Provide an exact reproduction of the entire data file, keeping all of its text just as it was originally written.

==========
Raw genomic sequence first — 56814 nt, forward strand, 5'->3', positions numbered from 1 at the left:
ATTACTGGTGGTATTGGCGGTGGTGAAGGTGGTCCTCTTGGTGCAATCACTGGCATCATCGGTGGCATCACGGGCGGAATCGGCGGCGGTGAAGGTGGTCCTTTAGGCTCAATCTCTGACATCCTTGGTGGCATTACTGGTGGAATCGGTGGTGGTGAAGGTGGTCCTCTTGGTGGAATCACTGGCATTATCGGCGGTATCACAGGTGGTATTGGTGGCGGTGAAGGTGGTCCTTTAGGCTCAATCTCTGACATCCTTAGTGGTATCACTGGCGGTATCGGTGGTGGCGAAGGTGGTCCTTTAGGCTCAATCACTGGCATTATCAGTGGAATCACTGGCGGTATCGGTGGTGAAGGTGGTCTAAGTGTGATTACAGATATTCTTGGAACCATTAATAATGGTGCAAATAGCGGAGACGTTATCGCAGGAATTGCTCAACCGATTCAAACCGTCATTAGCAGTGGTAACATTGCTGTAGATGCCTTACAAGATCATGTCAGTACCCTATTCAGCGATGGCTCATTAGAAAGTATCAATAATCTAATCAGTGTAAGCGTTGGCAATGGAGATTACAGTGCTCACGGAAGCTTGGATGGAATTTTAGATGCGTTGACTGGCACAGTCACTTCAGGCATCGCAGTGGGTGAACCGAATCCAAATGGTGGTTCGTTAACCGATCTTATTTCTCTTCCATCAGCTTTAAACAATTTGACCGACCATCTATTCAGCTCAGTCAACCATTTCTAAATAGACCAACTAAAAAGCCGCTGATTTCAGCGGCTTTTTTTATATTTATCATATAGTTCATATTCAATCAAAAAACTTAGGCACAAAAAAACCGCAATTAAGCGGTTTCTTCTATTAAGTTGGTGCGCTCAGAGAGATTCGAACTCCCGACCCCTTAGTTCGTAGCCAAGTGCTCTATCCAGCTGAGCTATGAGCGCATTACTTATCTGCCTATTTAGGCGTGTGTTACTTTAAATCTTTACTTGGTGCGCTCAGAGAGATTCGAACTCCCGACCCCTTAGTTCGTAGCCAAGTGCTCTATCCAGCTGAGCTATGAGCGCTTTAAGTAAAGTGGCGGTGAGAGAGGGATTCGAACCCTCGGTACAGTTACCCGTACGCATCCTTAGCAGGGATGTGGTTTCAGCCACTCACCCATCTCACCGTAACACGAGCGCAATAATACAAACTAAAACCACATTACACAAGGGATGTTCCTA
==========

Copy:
Raw genomic sequence first — 56814 nt, forward strand, 5'->3', positions numbered from 1 at the left:
ATTACTGGTGGTATTGGCGGTGGTGAAGGTGGTCCTCTTGGTGCAATCACTGGCATCATCGGTGGCATCACGGGCGGAATCGGCGGCGGTGAAGGTGGTCCTTTAGGCTCAATCTCTGACATCCTTGGTGGCATTACTGGTGGAATCGGTGGTGGTGAAGGTGGTCCTCTTGGTGGAATCACTGGCATTATCGGCGGTATCACAGGTGGTATTGGTGGCGGTGAAGGTGGTCCTTTAGGCTCAATCTCTGACATCCTTAGTGGTATCACTGGCGGTATCGGTGGTGGCGAAGGTGGTCCTTTAGGCTCAATCACTGGCATTATCAGTGGAATCACTGGCGGTATCGGTGGTGAAGGTGGTCTAAGTGTGATTACAGATATTCTTGGAACCATTAATAATGGTGCAAATAGCGGAGACGTTATCGCAGGAATTGCTCAACCGATTCAAACCGTCATTAGCAGTGGTAACATTGCTGTAGATGCCTTACAAGATCATGTCAGTACCCTATTCAGCGATGGCTCATTAGAAAGTATCAATAATCTAATCAGTGTAAGCGTTGGCAATGGAGATTACAGTGCTCACGGAAGCTTGGATGGAATTTTAGATGCGTTGACTGGCACAGTCACTTCAGGCATCGCAGTGGGTGAACCGAATCCAAATGGTGGTTCGTTAACCGATCTTATTTCTCTTCCATCAGCTTTAAACAATTTGACCGACCATCTATTCAGCTCAGTCAACCATTTCTAAATAGACCAACTAAAAAGCCGCTGATTTCAGCGGCTTTTTTTATATTTATCATATAGTTCATATTCAATCAAAAAACTTAGGCACAAAAAAACCGCAATTAAGCGGTTTCTTCTATTAAGTTGGTGCGCTCAGAGAGATTCGAACTCCCGACCCCTTAGTTCGTAGCCAAGTGCTCTATCCAGCTGAGCTATGAGCGCATTACTTATCTGCCTATTTAGGCGTGTGTTACTTTAAATCTTTACTTGGTGCGCTCAGAGAGATTCGAACTCCCGACCCCTTAGTTCGTAGCCAAGTGCTCTATCCAGCTGAGCTATGAGCGCTTTAAGTAAAGTGGCGGTGAGAGAGGGATTCGAACCCTCGGTACAGTTACCCGTACGCATCCTTAGCAGGGATGTGGTTTCAGCCACTCACCCATCTCACCGTAACACGAGCGCAATAATACAAACTAAAACCACATTACACAAGGGATGTTCCTA